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DD's teacher threw something of hers in the bin

(74 Posts)
QueenOfFeckingEverything Fri 07-Oct-11 16:22:34

DD (8) started crying on the way home today - she said she'd been in trouble at school (which is unheard of for her).

After some coaxing the story came out that DD had taken a handmade bracelet to school, so she could show it to a friend. It had come slightly unravelled at one end and so while the teacher was calling the register before lessons started, DD was replaiting it. The teacher took it off her and threw it in the bin.

Now, before anyone shoots me down for undermining the teacher, all I have said to DD on the subject is that it shouldn't have been at school and it definitely shouldn't have been on her desk.

I can't help feel a bit annoyed though tbh. I agree it should not have been out during school time, and I agree that the teacher was right to take it away from her and not return it during school time. In fact, I'd fully support the teacher if she decided to only return confiscated items at the end of the week or even term.

But to permanently dispose of children's belongings seems unfair and not really acceptable. What does anyone else think?

BridgetBust Fri 07-Oct-11 16:30:11

The teacher was out of line. Some of them think that children are lesser beings.

Bunsouttheoven Fri 07-Oct-11 16:43:49

Of course she shouldn't have binned it. How mean. Fair enough take it away & return it at the end of the day with a stern word if really necessary.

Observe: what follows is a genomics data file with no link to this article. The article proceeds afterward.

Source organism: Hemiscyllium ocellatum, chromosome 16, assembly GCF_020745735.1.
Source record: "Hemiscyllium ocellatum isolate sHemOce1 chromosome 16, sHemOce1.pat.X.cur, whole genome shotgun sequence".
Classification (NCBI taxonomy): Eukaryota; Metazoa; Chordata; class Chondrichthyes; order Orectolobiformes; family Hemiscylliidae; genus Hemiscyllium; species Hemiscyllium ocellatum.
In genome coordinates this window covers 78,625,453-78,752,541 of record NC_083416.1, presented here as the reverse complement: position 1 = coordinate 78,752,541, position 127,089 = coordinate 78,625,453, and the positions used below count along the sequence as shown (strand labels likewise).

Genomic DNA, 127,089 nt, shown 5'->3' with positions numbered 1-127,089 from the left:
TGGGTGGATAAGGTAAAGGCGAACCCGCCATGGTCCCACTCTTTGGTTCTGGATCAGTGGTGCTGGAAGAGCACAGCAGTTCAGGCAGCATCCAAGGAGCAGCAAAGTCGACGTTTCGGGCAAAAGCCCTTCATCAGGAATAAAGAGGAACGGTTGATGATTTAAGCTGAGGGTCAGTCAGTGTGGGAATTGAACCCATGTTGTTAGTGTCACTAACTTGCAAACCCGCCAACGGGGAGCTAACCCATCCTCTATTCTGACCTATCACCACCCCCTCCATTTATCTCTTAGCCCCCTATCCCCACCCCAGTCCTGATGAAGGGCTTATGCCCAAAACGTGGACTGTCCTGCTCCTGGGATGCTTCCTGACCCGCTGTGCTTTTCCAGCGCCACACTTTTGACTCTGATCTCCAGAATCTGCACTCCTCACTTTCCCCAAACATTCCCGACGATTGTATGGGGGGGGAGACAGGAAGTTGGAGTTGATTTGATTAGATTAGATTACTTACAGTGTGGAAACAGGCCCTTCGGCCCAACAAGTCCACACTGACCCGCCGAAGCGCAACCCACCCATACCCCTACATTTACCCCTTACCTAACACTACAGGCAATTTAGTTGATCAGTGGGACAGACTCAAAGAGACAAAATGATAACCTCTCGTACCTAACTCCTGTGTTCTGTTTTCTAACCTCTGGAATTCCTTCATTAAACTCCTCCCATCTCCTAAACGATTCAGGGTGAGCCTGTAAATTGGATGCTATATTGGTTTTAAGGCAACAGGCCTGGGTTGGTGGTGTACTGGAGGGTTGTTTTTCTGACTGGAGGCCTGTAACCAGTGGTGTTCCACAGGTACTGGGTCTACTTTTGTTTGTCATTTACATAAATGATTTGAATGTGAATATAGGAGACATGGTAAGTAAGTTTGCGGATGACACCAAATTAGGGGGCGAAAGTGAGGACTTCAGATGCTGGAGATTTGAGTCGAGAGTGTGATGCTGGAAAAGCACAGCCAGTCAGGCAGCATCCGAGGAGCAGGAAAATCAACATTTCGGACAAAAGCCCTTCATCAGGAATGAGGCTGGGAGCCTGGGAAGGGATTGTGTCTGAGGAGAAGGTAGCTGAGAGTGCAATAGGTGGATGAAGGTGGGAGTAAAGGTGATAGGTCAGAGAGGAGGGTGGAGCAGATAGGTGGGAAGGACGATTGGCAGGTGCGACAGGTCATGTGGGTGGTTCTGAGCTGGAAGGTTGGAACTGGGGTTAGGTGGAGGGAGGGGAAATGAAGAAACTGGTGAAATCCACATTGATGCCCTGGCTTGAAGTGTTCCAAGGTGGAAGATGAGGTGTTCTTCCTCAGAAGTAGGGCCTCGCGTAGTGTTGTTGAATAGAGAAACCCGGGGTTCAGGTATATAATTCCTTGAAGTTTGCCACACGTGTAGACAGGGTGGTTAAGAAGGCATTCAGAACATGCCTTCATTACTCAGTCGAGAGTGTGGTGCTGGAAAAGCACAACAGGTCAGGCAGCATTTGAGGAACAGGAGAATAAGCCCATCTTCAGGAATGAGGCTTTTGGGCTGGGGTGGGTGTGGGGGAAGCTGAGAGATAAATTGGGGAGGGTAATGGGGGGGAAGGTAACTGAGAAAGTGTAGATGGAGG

reallytired Fri 07-Oct-11 16:52:28

It is a hard punishment, but not completely undeserved. Your daughter should not be making bracelets in lesson time. She CHOOSE to break the rules and lost her bracelet as a consequence. Its not as if the bracelet is made of precious gold or irreplacible.

Tell your dd to make another and not to take it to school.

QueenOfFeckingEverything Fri 07-Oct-11 16:54:00

I thought it was disproportionate and frankly outwith the teacher's authority, but wasn't sure if I was being a bit PFB.

Don't get me wrong, I think it should have been taken away from her and returned at the end of the day/week/term. But not binned.

Next question is do I say anything?

NotMostPeople Fri 07-Oct-11 16:54:34

I'd call the school now and explain to the secretary that you completely understand that dd shouldn't have this bracelet at school, but could someone fish it out of the bin please.

QueenOfFeckingEverything Fri 07-Oct-11 16:55:40

See reallytired, I sort of agree, and like I said I do think she deserved to have it confiscated, but not binned.

But then where do we draw the line? What is ok for a teacher to bin and what isn't? Who decides?

mustdash Fri 07-Oct-11 16:58:54

Teacher shouldn't bin anything that belongs to someone else. Not in Secondary, and certainly not in Primary.

A quick call to school before the bins are emptied would sort the immediate problem.

LoveInAColdClimate Fri 07-Oct-11 16:58:55

I agree that this was disproportionate and disrespectful.

babycham42 Fri 07-Oct-11 17:00:30

I would be annoyed at this.It is not acceptable for someone in a position of authority to decide to dispose of someone else"s property.

sarah1002 Fri 07-Oct-11 17:01:52

Try and get it back tonight or it's gone.